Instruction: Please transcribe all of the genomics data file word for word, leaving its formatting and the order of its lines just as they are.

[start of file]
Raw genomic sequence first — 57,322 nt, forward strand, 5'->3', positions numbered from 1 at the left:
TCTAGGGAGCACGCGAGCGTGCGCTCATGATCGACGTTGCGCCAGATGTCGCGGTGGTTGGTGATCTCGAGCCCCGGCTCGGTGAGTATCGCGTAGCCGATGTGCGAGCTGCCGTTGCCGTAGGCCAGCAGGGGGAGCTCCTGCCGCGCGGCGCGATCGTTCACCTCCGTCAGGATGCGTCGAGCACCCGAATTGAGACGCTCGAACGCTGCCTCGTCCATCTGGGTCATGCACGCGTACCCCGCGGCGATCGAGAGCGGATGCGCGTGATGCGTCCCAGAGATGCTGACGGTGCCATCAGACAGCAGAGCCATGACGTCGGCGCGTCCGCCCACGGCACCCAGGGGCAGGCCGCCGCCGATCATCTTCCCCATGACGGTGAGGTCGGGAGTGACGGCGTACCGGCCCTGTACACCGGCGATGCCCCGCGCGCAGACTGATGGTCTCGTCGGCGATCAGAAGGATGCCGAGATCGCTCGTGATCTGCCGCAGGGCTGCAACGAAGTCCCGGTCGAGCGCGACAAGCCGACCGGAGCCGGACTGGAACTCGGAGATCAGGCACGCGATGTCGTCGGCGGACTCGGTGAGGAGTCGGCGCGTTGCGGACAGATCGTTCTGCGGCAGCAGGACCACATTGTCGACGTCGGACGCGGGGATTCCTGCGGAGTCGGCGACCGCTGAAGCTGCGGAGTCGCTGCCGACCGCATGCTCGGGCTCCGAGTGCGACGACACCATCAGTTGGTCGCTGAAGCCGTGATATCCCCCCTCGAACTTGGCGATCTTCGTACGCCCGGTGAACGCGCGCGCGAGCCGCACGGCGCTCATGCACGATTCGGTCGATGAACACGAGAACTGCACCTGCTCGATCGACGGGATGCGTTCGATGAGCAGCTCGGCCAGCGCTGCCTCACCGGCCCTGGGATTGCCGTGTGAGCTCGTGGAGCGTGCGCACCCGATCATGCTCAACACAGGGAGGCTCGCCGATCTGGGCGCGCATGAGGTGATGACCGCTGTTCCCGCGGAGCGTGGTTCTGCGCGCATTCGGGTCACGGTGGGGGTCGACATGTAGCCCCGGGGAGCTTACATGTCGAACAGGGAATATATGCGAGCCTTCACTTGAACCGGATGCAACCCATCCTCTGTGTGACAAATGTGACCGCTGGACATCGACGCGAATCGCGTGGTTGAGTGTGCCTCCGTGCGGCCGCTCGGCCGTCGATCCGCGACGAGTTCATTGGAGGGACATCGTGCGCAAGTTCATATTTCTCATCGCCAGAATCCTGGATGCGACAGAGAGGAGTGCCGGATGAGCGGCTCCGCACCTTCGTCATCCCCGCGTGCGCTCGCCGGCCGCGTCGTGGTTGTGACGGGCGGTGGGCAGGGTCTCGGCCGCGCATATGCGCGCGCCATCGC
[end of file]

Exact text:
Raw genomic sequence first — 57,322 nt, forward strand, 5'->3', positions numbered from 1 at the left:
TCTAGGGAGCACGCGAGCGTGCGCTCATGATCGACGTTGCGCCAGATGTCGCGGTGGTTGGTGATCTCGAGCCCCGGCTCGGTGAGTATCGCGTAGCCGATGTGCGAGCTGCCGTTGCCGTAGGCCAGCAGGGGGAGCTCCTGCCGCGCGGCGCGATCGTTCACCTCCGTCAGGATGCGTCGAGCACCCGAATTGAGACGCTCGAACGCTGCCTCGTCCATCTGGGTCATGCACGCGTACCCCGCGGCGATCGAGAGCGGATGCGCGTGATGCGTCCCAGAGATGCTGACGGTGCCATCAGACAGCAGAGCCATGACGTCGGCGCGTCCGCCCACGGCACCCAGGGGCAGGCCGCCGCCGATCATCTTCCCCATGACGGTGAGGTCGGGAGTGACGGCGTACCGGCCCTGTACACCGGCGATGCCCCGCGCGCAGACTGATGGTCTCGTCGGCGATCAGAAGGATGCCGAGATCGCTCGTGATCTGCCGCAGGGCTGCAACGAAGTCCCGGTCGAGCGCGACAAGCCGACCGGAGCCGGACTGGAACTCGGAGATCAGGCACGCGATGTCGTCGGCGGACTCGGTGAGGAGTCGGCGCGTTGCGGACAGATCGTTCTGCGGCAGCAGGACCACATTGTCGACGTCGGACGCGGGGATTCCTGCGGAGTCGGCGACCGCTGAAGCTGCGGAGTCGCTGCCGACCGCATGCTCGGGCTCCGAGTGCGACGACACCATCAGTTGGTCGCTGAAGCCGTGATATCCCCCCTCGAACTTGGCGATCTTCGTACGCCCGGTGAACGCGCGCGCGAGCCGCACGGCGCTCATGCACGATTCGGTCGATGAACACGAGAACTGCACCTGCTCGATCGACGGGATGCGTTCGATGAGCAGCTCGGCCAGCGCTGCCTCACCGGCCCTGGGATTGCCGTGTGAGCTCGTGGAGCGTGCGCACCCGATCATGCTCAACACAGGGAGGCTCGCCGATCTGGGCGCGCATGAGGTGATGACCGCTGTTCCCGCGGAGCGTGGTTCTGCGCGCATTCGGGTCACGGTGGGGGTCGACATGTAGCCCCGGGGAGCTTACATGTCGAACAGGGAATATATGCGAGCCTTCACTTGAACCGGATGCAACCCATCCTCTGTGTGACAAATGTGACCGCTGGACATCGACGCGAATCGCGTGGTTGAGTGTGCCTCCGTGCGGCCGCTCGGCCGTCGATCCGCGACGAGTTCATTGGAGGGACATCGTGCGCAAGTTCATATTTCTCATCGCCAGAATCCTGGATGCGACAGAGAGGAGTGCCGGATGAGCGGCTCCGCACCTTCGTCATCCCCGCGTGCGCTCGCCGGCCGCGTCGTGGTTGTGACGGGCGGTGGGCAGGGTCTCGGCCGCGCATATGCGCGCGCCATCGC